Reflections about Loss

Carol A. Hand

What happens to a culture, to people,
When unknown diseases sweep their lands
Killing so many indiscriminately
The children, the wisdom keepers,
The mothers, the hunters
When their medicines fail to heal
And prayers to the gods and ancestors
Remain unanswered
When those who survive
Are driven from their homes
By hunger and unrelenting war

indians-149a

Photo: Eight Crow prisoners under guard at Crow agency, Montana, 1887 

Separated from the land that has housed and fed them
And their ancestors for generations
When the few who survive are rounded up
Confined on reservations or in institutions
Treated with scorn and cruelty,
Their children stolen and abused
Generation after generation

Carlisle_pupils

Photo: Carlisle Indian Industrial School

How can this magnitude of harm ever be healed?
Injury added to injury
To witness other peoples suffer all around the world we share
The same fate year after year
To feed the rapacious appetite of empire –
A hunger for ever more power
That can never be satisfied

Copyright Notice: © Carol A. Hand and carolahand, 2013-2016. Unauthorized use and/or duplication of this material without express and written permission from this blog’s author and/or owner is strictly prohibited. Excerpts and links may be used, provided that full and clear credit is given to Carol A. Hand and carolahand with appropriate and specific direction to the original content.

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34 thoughts on “Reflections about Loss”

  1. You write immensely powerful words mon ami and I could not help but be moved by them. I have just finished watching aTV series called (I think) How the west was won…I was embarrassed to be a member of the white section of humanity in light of not just what the ‘immigrant land stealers’ did in America, but what they have done the world over. I know, sins of the fathers and all that, but it is still a painful excercise becoming aware of what my ‘culture, did to others. If only we, as a species could learn from history, but I’m afraid it will never happen. (we never got taught at school how your nations suffered because of the white man’s greed and diseases)
    Anyway carol, you write powerfully, as I mentioned earlier..you keep writing and I’ll keep learning.

    Liked by 2 people

    1. Thank you for your kind and thoughtful words, Pat. I so appreciate your kindness and willingness to look at history honestly. It is a necessary step for all of us to be honest – I think greed exists to some degree in all cultures but not all honor it equally as a trait to be emulated…

      Liked by 1 person

  2. “How can this magnitude of harm ever be healed?”

    I doubt that it can ever be completely healed. But changing the world so all of this can never happen again, would certainly help.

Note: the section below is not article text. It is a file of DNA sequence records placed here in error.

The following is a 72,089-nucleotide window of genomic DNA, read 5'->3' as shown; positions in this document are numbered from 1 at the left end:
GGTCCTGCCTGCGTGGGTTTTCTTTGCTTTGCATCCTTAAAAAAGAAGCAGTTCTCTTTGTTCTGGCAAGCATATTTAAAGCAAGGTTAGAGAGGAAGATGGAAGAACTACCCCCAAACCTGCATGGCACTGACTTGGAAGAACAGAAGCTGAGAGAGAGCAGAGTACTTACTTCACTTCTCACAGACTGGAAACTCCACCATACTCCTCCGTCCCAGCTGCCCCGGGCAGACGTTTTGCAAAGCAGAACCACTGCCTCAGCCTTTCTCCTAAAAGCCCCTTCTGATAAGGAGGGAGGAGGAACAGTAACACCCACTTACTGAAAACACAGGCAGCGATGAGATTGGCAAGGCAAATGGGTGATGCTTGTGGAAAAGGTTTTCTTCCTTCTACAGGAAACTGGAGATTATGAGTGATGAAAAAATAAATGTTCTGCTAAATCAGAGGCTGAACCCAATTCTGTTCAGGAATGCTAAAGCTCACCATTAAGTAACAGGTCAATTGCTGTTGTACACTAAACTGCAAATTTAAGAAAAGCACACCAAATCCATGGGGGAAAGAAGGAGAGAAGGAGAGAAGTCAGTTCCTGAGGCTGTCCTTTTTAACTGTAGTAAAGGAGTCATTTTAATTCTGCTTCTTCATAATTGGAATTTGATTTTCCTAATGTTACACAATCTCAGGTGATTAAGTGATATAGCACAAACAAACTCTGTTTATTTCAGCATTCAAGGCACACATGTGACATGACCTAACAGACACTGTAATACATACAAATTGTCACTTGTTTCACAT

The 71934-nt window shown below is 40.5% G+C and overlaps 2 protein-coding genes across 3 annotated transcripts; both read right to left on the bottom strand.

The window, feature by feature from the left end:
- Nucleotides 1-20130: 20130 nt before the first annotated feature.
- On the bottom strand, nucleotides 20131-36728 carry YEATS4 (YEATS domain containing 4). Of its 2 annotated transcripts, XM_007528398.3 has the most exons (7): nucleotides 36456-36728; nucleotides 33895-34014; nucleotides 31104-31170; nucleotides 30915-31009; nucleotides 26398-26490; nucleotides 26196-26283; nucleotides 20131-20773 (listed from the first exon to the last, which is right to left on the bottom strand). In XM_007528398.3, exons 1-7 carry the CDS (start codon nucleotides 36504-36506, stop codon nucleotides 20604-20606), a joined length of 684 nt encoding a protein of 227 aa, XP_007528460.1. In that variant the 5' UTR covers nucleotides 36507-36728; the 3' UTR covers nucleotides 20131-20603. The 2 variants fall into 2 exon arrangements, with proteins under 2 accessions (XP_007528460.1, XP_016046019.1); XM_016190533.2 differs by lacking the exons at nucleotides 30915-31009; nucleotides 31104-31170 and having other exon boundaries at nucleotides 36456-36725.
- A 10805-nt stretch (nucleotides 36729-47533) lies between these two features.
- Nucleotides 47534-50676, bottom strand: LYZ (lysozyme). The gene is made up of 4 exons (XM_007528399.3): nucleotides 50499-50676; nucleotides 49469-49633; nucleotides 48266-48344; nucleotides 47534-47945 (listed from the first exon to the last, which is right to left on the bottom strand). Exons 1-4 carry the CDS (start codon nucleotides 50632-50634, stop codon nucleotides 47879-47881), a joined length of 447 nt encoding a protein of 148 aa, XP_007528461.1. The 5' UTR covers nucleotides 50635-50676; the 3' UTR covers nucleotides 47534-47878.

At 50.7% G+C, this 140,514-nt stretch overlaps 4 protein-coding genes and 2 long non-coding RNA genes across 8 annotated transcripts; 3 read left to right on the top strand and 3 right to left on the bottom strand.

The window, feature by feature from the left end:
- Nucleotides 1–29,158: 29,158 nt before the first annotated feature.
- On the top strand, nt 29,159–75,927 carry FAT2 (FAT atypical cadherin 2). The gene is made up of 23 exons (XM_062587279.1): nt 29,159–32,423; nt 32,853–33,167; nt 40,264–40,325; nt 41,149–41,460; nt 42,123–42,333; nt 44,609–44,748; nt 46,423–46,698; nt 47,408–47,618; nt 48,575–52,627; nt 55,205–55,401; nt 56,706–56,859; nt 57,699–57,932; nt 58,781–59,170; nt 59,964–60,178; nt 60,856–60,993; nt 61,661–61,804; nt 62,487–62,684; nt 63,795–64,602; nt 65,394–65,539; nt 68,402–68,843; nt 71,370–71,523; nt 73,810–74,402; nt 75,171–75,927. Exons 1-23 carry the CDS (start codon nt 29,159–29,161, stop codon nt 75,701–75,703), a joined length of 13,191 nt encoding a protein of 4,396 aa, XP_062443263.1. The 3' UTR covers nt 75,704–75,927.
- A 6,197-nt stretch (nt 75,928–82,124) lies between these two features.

I want to reblog this as well, Carol, in the next few days. Okay?

    Liked by 3 people

  3. What happens? As you depict it: genocide, the wholesale murder of culture, the people’s way of life, and unspeakable human suffering that spans generations into the future, perhaps never to be entirely quelled.

    No, the harm can never be healed. You can not resurrect what has been murdered. You can only save and nurture the remnants of what survived, perhaps to nurture that into what is has now tragically been fated to become a new, different and hopefully flourishing mode of life. But to my mind, even that will be forestalled until the Empire of capital itself dies the death that it truly deserves.

    My wife is of Mi’kmaq decent. But you would never know it. Nothing of that legacy in her survives that might have. Not for the past three generations. The extirpation, in her lived experience, is complete. Experiencing the demise of the culture could not have been easy for her ancestors, as you well attest.

    I’m downstairs and she’s upstairs in the kitchen and is calling to me. So I have to end this here.

    Kind Regards,

    –N

    Liked by 2 people

    1. Thank you for your incisive and thoughtful comments, Norman. I agree with your analysis of the “Empire of capital” and the challenges of rebuilding what we can from the foundations of what remains.

      Like

  4. A sad post, Carol. Sometimes I have no hope for the world and think we are just going to blindly drive ourselves into extinction. But I don’t heal anything when I’m stuck in that despair. I have to keep hoping and believing that love and compassion and kindness have the power to make a difference. ❤

    Liked by 2 people

    1. Thank you for your thoughtful comments, D. Sometimes the subject matter I’m rereading – editing -writing is unbearably sad and overwhelmingly hopeless. The feelings from the last section I worked on yesterday just needed to be expressed before I could go on to the next chapter.

      Liked by 1 person

  5. Reblogged this on steelcityman and commented:
    Carol A Hand is a fellow blogger whose words of wisdom I follow avidly and the ‘Reflections about Loss’ that carol posted on the 12th Jan really struck a chord with me. They reminded me of the pain that so often comes with increased awareness of our history and culture …. so deserving of a reblog……..

    Liked by 1 person

  6. Europeans are still struggling with the after effects of having their culture destroyed when we were driven off the commons 300 years ago. Fred Harrison writes about this in The Traumatised Society. He blames this event for the voracious greed and love of war of European culture – when our original culture of collective interdependence and responsibility was destroyed, it was replaced by a culture in which the ultimate ideal is to get something for nothing.

    Liked by 2 people

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